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Take the example sentence:

Our offering includes widgets, gadgets, gizmos, and similar.

Would this be a correct way of ending that sentence, or do we need to add something more like:

Our offering includes widgets, gadgets, gizmos, and similar machines.

The latter sounds more correct to me, but I have no real reason for thinking so. Also, it is a little unfortunate having to sum opp all the examples' commonality in one word, when the purpose of having such a list in the first place is that it is hard finding a succinct common word.

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    If you use the word includes, it is redundant to list anything other than specific items. In other words, etc., and so on, and more, and and similar are all unnecessary. Only list those things you think are important to list and don't say anything else. Otherwise, don't use the word includes at all; simply say We offer couches, stools, chairs, and similar (furniture). But although that works better, it's still not satisfying. The final phrase doesn't really help anybody to understand what is offered. I don't recommend using it, whether or not your sentence has includes in it. – Jason Bassford Jan 18 at 6:38
  • Thank you @JasonBassford those are good points, and I might incorporate them later. That said, I have made up my mind that I want to use "and similar", the question is about if I have to add something after it, like "furniture", or if I can just end it with "similar"? – André Christoffer Andersen Jan 18 at 7:05
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as an old academic I always feel like getting out my red pen when students write in essays "categories of gender such as male and female" (putting aside political correctness, these days) I have deliberately chosen a clear example of why it annoys me: they usually say "such as" when there are no more such categories available. I worry that your question falls into this same class of conceptual problem, that is we are trying to enlarge a field to imply more (even many more) "whatever it is" exists when we really cant think of any. Thus "TAbles and chairs" pretty much finishes that category, you could say.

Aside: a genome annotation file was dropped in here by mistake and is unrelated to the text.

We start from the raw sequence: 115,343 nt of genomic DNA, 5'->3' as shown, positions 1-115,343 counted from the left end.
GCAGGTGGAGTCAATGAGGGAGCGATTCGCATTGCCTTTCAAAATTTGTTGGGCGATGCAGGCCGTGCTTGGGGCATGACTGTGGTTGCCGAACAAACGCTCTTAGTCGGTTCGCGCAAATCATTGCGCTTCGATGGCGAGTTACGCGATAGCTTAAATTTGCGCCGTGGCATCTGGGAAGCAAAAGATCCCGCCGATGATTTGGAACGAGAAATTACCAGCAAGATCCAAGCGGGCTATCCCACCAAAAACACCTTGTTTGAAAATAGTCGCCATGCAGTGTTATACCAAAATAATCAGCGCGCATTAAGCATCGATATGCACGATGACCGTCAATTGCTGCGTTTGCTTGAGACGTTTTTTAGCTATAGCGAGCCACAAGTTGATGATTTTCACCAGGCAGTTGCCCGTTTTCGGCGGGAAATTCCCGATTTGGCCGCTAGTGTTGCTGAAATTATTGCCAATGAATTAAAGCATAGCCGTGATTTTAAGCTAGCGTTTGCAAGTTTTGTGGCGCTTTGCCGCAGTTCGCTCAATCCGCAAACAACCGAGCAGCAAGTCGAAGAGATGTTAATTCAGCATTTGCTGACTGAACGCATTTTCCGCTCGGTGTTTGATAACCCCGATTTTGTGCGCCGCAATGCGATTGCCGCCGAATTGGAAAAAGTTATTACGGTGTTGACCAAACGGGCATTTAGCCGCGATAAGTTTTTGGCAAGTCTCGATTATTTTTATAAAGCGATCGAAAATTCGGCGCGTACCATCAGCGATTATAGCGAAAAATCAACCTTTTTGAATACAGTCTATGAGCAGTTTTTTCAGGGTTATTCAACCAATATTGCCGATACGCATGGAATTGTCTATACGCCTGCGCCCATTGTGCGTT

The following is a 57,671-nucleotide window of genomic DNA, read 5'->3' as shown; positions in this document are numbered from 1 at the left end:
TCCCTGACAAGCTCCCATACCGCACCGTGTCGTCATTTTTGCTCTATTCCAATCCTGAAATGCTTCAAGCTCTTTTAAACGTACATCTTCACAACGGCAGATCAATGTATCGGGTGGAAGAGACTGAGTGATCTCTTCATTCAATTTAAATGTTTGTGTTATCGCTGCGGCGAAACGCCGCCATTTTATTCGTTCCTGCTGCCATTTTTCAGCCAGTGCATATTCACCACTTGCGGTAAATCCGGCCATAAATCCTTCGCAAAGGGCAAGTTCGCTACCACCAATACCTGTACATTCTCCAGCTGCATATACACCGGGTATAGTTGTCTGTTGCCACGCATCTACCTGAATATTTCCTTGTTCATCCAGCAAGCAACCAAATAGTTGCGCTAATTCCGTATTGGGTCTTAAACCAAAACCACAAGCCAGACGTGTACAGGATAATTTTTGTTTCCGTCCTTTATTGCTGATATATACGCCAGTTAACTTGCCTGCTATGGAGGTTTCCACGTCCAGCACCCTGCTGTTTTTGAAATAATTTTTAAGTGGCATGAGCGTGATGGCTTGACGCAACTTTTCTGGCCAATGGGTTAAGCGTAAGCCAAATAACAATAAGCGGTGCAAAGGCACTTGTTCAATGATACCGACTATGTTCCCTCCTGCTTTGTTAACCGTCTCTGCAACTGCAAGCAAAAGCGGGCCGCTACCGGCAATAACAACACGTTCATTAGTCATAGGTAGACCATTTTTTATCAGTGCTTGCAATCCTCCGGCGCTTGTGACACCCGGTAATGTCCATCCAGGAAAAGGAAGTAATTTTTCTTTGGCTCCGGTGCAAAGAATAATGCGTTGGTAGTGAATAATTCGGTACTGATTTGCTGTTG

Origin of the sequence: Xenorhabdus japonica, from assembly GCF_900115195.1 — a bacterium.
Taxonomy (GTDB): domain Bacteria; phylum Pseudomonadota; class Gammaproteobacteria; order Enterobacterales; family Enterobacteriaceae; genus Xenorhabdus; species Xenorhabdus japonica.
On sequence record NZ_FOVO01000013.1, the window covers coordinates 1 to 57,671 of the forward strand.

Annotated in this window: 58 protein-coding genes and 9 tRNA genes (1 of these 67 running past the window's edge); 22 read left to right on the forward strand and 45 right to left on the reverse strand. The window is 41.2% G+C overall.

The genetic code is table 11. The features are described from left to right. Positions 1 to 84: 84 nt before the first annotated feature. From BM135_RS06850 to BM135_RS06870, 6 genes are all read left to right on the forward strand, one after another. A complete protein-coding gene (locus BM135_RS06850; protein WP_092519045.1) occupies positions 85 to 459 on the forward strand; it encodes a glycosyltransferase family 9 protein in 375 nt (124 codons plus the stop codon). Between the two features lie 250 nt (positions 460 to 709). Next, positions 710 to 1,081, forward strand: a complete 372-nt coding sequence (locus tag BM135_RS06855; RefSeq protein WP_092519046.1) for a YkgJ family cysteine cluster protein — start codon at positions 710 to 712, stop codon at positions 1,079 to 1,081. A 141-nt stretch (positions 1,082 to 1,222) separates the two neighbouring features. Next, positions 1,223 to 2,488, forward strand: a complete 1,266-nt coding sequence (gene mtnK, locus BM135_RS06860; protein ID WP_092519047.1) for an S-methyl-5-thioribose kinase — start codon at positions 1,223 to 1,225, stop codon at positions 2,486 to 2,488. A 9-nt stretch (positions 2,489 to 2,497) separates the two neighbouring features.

• Thank you. I've updated the question to make it easier to see the forest for the trees. The examples of Chair and tables is there just as en example. The intent is to convey examples of a more complicated offering as part of a pitch to a customer. The examples themselves can be convincing in and of them selves, and is not there only to define a category but also to show off our main offering without limiting it. To be honest, I'm really just interested in if it is ok to end the sentence in the word "and similar" without adding something after. – André Christoffer Andersen Jan 18 at 6:58
  • My own feeling is that 'similar' on its own is casual and conversational. – Michael Harvey Jan 18 at 7:06

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